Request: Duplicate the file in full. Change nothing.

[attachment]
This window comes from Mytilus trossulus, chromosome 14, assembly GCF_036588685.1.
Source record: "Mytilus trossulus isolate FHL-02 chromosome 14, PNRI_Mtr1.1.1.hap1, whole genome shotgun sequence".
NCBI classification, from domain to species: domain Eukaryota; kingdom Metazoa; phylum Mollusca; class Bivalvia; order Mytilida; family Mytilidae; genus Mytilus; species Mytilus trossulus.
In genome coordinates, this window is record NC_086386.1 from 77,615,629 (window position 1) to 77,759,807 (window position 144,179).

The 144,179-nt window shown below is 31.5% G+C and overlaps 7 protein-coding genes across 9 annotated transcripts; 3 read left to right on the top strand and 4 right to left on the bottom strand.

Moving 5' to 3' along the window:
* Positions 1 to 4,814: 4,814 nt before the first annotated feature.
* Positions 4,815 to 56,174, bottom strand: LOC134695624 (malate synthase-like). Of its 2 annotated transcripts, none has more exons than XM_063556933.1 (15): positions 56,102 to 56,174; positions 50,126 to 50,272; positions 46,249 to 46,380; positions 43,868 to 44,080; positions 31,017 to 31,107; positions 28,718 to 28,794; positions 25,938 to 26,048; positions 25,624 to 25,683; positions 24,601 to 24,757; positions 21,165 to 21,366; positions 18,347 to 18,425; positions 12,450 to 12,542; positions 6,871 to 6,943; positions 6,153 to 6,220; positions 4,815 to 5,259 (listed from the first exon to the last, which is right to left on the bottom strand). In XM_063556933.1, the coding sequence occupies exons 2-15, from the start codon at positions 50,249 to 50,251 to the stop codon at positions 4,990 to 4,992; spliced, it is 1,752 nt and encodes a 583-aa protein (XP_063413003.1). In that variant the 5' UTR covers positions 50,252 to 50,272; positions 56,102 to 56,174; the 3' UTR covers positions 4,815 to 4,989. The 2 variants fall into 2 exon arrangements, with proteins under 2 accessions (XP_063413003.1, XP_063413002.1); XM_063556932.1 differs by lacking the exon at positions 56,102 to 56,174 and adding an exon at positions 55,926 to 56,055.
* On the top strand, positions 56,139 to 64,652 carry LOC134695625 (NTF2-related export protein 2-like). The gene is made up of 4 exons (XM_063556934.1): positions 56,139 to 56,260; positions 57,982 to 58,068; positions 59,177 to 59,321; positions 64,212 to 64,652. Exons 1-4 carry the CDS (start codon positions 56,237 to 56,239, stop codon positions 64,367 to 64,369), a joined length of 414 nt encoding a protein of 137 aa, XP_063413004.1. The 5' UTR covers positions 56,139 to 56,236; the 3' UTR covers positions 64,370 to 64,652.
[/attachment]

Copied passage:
This window comes from Mytilus trossulus, chromosome 14, assembly GCF_036588685.1.
Source record: "Mytilus trossulus isolate FHL-02 chromosome 14, PNRI_Mtr1.1.1.hap1, whole genome shotgun sequence".
NCBI classification, from domain to species: domain Eukaryota; kingdom Metazoa; phylum Mollusca; class Bivalvia; order Mytilida; family Mytilidae; genus Mytilus; species Mytilus trossulus.
In genome coordinates, this window is record NC_086386.1 from 77,615,629 (window position 1) to 77,759,807 (window position 144,179).

The 144,179-nt window shown below is 31.5% G+C and overlaps 7 protein-coding genes across 9 annotated transcripts; 3 read left to right on the top strand and 4 right to left on the bottom strand.

Moving 5' to 3' along the window:
* Positions 1 to 4,814: 4,814 nt before the first annotated feature.
* Positions 4,815 to 56,174, bottom strand: LOC134695624 (malate synthase-like). Of its 2 annotated transcripts, none has more exons than XM_063556933.1 (15): positions 56,102 to 56,174; positions 50,126 to 50,272; positions 46,249 to 46,380; positions 43,868 to 44,080; positions 31,017 to 31,107; positions 28,718 to 28,794; positions 25,938 to 26,048; positions 25,624 to 25,683; positions 24,601 to 24,757; positions 21,165 to 21,366; positions 18,347 to 18,425; positions 12,450 to 12,542; positions 6,871 to 6,943; positions 6,153 to 6,220; positions 4,815 to 5,259 (listed from the first exon to the last, which is right to left on the bottom strand). In XM_063556933.1, the coding sequence occupies exons 2-15, from the start codon at positions 50,249 to 50,251 to the stop codon at positions 4,990 to 4,992; spliced, it is 1,752 nt and encodes a 583-aa protein (XP_063413003.1). In that variant the 5' UTR covers positions 50,252 to 50,272; positions 56,102 to 56,174; the 3' UTR covers positions 4,815 to 4,989. The 2 variants fall into 2 exon arrangements, with proteins under 2 accessions (XP_063413003.1, XP_063413002.1); XM_063556932.1 differs by lacking the exon at positions 56,102 to 56,174 and adding an exon at positions 55,926 to 56,055.
* On the top strand, positions 56,139 to 64,652 carry LOC134695625 (NTF2-related export protein 2-like). The gene is made up of 4 exons (XM_063556934.1): positions 56,139 to 56,260; positions 57,982 to 58,068; positions 59,177 to 59,321; positions 64,212 to 64,652. Exons 1-4 carry the CDS (start codon positions 56,237 to 56,239, stop codon positions 64,367 to 64,369), a joined length of 414 nt encoding a protein of 137 aa, XP_063413004.1. The 5' UTR covers positions 56,139 to 56,236; the 3' UTR covers positions 64,370 to 64,652.